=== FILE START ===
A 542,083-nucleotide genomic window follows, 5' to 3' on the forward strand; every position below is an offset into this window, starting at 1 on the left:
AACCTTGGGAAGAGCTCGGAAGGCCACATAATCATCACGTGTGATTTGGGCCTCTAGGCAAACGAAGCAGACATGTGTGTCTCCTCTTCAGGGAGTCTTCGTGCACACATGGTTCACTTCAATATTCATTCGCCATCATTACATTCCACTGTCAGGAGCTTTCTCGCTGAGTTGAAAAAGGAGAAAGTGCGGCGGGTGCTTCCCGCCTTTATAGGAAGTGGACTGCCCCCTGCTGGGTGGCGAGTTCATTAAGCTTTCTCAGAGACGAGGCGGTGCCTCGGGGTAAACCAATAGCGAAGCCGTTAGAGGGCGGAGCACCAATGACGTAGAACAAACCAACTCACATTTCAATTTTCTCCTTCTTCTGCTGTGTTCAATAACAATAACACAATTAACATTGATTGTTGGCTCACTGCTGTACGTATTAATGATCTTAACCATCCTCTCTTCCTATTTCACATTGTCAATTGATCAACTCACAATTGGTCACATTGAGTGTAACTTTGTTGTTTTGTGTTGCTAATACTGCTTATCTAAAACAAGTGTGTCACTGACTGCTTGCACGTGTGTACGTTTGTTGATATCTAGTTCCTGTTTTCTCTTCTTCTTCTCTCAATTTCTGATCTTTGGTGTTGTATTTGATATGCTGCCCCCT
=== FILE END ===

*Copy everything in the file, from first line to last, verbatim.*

A 542,083-nucleotide genomic window follows, 5' to 3' on the forward strand; every position below is an offset into this window, starting at 1 on the left:
AACCTTGGGAAGAGCTCGGAAGGCCACATAATCATCACGTGTGATTTGGGCCTCTAGGCAAACGAAGCAGACATGTGTGTCTCCTCTTCAGGGAGTCTTCGTGCACACATGGTTCACTTCAATATTCATTCGCCATCATTACATTCCACTGTCAGGAGCTTTCTCGCTGAGTTGAAAAAGGAGAAAGTGCGGCGGGTGCTTCCCGCCTTTATAGGAAGTGGACTGCCCCCTGCTGGGTGGCGAGTTCATTAAGCTTTCTCAGAGACGAGGCGGTGCCTCGGGGTAAACCAATAGCGAAGCCGTTAGAGGGCGGAGCACCAATGACGTAGAACAAACCAACTCACATTTCAATTTTCTCCTTCTTCTGCTGTGTTCAATAACAATAACACAATTAACATTGATTGTTGGCTCACTGCTGTACGTATTAATGATCTTAACCATCCTCTCTTCCTATTTCACATTGTCAATTGATCAACTCACAATTGGTCACATTGAGTGTAACTTTGTTGTTTTGTGTTGCTAATACTGCTTATCTAAAACAAGTGTGTCACTGACTGCTTGCACGTGTGTACGTTTGTTGATATCTAGTTCCTGTTTTCTCTTCTTCTTCTCTCAATTTCTGATCTTTGGTGTTGTATTTGATATGCTGCCCCCT